After that epic battle (about which Ned… exaggerated), it was almost an anticlimax to see the reappearance of Rickon Stark. Yes, that little boy we haven’t seen for years, still played by the no longer so little (and increasingly attractive) Art Parkinson.
Rickon’s return rather emphasises a problem I’ve mentioned before, that while months have passes in the show’s timeline, years have passed for its cast – nowhere more noticeably in the ones who started out pre-pubescent. Maisie Williams (also in Jedi training this week) looks very little different, but Parkinson and Isaac Hempstead-Wright as Bran look totally different than when the show debuted.
Oh, yes, and someone else came back, though I doubt you’d forgotten him. The ep spent a lot of time on the Return of Jon Snow, who seems to have returned from the grave unchanged. Unfortunately. In essence though, he got dressed, went outside, hanged his assassins and buggered off. I must admit, that last (“and now my Watch is over”) made me assume he was the “oathbreaker” of the episode title. But actually, if you recall the wording to the Oath, he hasn’t broken a thing: “night gathers, and now my Watch begins. It shall not end until my death”. Let’s face it, he did actually die – his duty is fulfilled.
Sex and violence
I may have to stop doing this bit. For the third week in a row, the show featured no gratuitous sex at all, and only the merest smidgen of nudity (the top of Jon Snow’s arse):
It was pretty light on violence too – by the standards of this show. Mind you, that was one brutally realistic hanging of the Night’s Watch mutineers, all twitching legs and swollen, blackening faces:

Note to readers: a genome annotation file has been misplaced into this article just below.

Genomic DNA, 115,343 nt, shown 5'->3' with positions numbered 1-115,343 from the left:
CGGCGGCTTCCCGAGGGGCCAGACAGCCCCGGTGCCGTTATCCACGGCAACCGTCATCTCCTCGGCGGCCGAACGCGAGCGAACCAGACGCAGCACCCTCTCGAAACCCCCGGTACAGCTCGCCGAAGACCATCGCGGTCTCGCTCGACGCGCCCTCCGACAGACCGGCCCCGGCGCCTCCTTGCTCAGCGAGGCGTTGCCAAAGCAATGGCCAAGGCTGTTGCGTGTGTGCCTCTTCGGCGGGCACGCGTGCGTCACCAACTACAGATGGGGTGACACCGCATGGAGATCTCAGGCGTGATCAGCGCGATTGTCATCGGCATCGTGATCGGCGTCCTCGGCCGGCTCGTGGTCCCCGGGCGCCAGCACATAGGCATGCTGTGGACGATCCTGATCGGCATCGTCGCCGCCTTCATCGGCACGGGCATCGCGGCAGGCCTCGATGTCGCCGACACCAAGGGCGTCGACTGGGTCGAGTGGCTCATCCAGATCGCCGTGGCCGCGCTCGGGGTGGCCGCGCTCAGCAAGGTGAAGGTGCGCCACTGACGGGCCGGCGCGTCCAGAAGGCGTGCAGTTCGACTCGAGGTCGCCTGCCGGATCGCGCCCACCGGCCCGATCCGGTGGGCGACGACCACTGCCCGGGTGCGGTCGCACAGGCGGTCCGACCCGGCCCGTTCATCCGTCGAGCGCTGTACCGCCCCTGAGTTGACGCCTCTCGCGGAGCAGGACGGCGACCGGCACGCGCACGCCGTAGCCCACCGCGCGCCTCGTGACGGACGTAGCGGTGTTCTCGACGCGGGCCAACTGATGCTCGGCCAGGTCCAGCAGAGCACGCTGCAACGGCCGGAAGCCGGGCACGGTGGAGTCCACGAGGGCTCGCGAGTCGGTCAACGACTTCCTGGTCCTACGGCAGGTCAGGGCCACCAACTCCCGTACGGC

Choice dialogue this week:
Tormund Giantsbane, agreeing with Jon Snow’s dismissal of his deification: “You’re no god. I’ve seen your pecker. No god would have a pecker that small.”
The marvellously “plain-speaking” Smalljon Umber, discussing the nuances of politics with Ramsay Bolton: “Your father was a cunt. That’s why you killed him.”
Olenna Tyrell’s parting broadside to Cersei: “Margaery is the Queen. You are not the Queen, because you are not married to the King. I do appreciate these things can get a bit confusing in your family.”
Ser Alliser Thorne’s defiant last words: “I fought, I lost, and now I rest. But you, Lord Snow, you’ll be fighting their battles forever.”
Fewer seismic plot shocks than of late this week (though Rickon’s return could be a game-changer), this week’s ep showcased Benioff and Weiss’ skill for dialogue and the cast’s skill at acting (well, maybe not Dean-Charles Chapman). But there’s plenty of new plot threads to follow. Where will Jon Snow go to sulk now? Will Rickon have as nasty a time in the clammy hands of Ramsay Bolton as Theon did? And most importantly – what is in that tower Baby Sean Bean was so desperate to get into? Again, it felt like characters moving on to their final destination. The plot may not have advanced much this week, but it felt like the characters did.